Skip to main content

Getting money out of Russia: why Prokhorov might want the Nets no matter where they play

The proposed purchase of a majority interest in the Nets by Mikhail Prokhorov, Russia's richest man (at a reported $9.5 billion) may seem to be a toy (as per the New York Times) for the oligarch.

After all, it would cost him just $200 million down (all borrowed) plus a willingness to absorb Nets' debts and losses--hundreds of millions of dollars more--to gain 80% of the team and 45% of the arena.

But if Nets majority owner Bruce Ratner is desperate to divest a money-losing asset, maybe Prokhorov is a little desperate in his own way, given the difficulty--and importance--of getting assets out of Russia and into more stable overseas markets not subject to the heavy hand of the Russian state.

A new owner in NJ?

If that's true--and there's some evidence--then Prokhorov should follow the deal whether it takes him to Brooklyn or New Jersey.

Indeed, after ESPN.com's Marc Stein reported that Prokhorov might buy the Nets even if they stay in New Jersey, a minority owner of the team confirmed to the Star-Ledger's Dave D'Alessandro that "it is believed that Prokhorov 'might be inclined to still buy and keep it in Jersey' if the price could be worked out." (In other words, a renegotiation.)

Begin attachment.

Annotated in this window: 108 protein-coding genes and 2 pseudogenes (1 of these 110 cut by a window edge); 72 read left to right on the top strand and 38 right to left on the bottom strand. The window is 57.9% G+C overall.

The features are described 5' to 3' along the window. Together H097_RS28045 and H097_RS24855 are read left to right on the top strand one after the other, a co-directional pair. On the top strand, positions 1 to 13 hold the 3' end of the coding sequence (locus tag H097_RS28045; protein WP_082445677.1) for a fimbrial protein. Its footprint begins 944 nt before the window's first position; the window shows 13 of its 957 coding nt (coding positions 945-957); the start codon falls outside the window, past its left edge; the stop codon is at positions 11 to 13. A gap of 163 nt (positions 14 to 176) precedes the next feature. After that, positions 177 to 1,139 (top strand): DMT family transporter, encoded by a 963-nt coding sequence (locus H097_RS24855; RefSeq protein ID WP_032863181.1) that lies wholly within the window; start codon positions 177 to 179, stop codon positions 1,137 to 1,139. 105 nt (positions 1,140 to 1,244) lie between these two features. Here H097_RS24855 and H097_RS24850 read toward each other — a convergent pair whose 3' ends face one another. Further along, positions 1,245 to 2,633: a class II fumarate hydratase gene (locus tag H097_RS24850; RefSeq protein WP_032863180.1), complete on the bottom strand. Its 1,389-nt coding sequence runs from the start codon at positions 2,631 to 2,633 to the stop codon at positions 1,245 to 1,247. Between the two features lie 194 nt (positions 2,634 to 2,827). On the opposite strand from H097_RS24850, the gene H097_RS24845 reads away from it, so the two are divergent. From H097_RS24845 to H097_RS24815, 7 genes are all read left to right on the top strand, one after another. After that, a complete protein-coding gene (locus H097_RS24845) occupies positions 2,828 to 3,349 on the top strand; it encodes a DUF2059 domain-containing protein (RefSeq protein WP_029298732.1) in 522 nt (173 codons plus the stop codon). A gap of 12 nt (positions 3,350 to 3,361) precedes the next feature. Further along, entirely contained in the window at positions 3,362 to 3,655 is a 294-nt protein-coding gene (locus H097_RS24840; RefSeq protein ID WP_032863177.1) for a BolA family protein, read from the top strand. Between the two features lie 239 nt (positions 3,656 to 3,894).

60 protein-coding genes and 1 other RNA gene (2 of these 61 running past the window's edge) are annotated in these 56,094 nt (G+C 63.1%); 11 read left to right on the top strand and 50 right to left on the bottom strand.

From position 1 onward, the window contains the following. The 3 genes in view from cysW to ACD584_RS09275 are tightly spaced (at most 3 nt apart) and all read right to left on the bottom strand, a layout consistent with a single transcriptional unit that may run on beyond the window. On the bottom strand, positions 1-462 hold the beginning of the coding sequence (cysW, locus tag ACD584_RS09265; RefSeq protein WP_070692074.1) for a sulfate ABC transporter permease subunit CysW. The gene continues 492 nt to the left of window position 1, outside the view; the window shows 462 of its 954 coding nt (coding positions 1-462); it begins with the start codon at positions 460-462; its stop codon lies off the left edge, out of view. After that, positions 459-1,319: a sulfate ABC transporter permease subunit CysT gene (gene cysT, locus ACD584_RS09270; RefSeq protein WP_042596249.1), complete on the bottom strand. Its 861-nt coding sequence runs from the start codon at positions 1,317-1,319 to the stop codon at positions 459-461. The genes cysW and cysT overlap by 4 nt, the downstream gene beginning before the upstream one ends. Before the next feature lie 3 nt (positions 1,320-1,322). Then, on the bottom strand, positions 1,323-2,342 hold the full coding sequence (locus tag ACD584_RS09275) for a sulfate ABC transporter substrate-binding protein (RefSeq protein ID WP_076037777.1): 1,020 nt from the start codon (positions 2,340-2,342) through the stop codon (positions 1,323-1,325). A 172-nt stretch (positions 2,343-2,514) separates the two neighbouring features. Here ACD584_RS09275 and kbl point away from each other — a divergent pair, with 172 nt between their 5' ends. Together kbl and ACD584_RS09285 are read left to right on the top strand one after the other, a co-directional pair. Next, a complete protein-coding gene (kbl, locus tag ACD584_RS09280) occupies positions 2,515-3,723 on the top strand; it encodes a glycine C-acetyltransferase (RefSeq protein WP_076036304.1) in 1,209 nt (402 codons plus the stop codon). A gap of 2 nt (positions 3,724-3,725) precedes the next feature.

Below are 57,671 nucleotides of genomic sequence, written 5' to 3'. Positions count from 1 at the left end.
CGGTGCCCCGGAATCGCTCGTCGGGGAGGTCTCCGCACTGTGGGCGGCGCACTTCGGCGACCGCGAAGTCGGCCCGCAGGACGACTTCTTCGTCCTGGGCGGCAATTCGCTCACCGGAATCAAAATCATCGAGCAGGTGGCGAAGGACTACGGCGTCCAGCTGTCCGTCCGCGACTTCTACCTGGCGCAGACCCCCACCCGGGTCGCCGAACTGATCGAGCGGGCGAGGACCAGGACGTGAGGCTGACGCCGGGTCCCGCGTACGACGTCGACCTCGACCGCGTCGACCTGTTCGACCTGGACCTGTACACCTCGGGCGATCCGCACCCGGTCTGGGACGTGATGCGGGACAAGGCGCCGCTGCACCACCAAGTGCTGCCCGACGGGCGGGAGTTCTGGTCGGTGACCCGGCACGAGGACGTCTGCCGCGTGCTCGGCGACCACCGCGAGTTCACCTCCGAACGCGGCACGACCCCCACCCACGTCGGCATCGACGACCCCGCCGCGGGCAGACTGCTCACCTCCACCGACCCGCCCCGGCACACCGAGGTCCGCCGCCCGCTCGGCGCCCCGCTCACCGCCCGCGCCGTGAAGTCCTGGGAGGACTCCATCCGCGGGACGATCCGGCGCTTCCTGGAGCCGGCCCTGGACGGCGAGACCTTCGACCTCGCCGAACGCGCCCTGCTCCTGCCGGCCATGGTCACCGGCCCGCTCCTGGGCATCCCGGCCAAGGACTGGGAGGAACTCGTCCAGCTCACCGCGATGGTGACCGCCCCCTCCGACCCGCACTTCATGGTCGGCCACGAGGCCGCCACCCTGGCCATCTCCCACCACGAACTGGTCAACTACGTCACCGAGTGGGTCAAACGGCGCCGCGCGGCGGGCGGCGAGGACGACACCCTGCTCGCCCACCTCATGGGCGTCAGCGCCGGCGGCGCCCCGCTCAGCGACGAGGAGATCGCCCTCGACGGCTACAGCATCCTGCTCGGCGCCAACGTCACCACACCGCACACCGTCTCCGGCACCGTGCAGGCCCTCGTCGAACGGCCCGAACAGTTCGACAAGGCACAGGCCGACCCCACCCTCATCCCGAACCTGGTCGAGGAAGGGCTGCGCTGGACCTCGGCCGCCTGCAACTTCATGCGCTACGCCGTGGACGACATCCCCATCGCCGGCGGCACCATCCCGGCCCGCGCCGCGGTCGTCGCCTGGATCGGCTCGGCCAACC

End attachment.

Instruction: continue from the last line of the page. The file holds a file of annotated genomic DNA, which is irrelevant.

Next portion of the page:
Toeing the party line, Nets CEO Brett Yormark said Brooklyn was a go: "we will commence construction in mid-December." (Well, in the way are a decision in the eminent domain case and a sale of arena bonds.)

Adding context

If Prokhorov needs to get money out of Russia, it puts in a new light his patriotic statement about wanting to use the purchase to improve Russian basketball: however sincere he might be, the statement could serve to curry favor with a government that wants its billionaires to keep (or bring) their money home.

So there are two reasons Prokhorov might not require the Brooklyn move for him to go forward:
  • The scarce commodity (as I've written) is an NBA team
  • He'd like to get some money out of Russia
Putin pulls the strings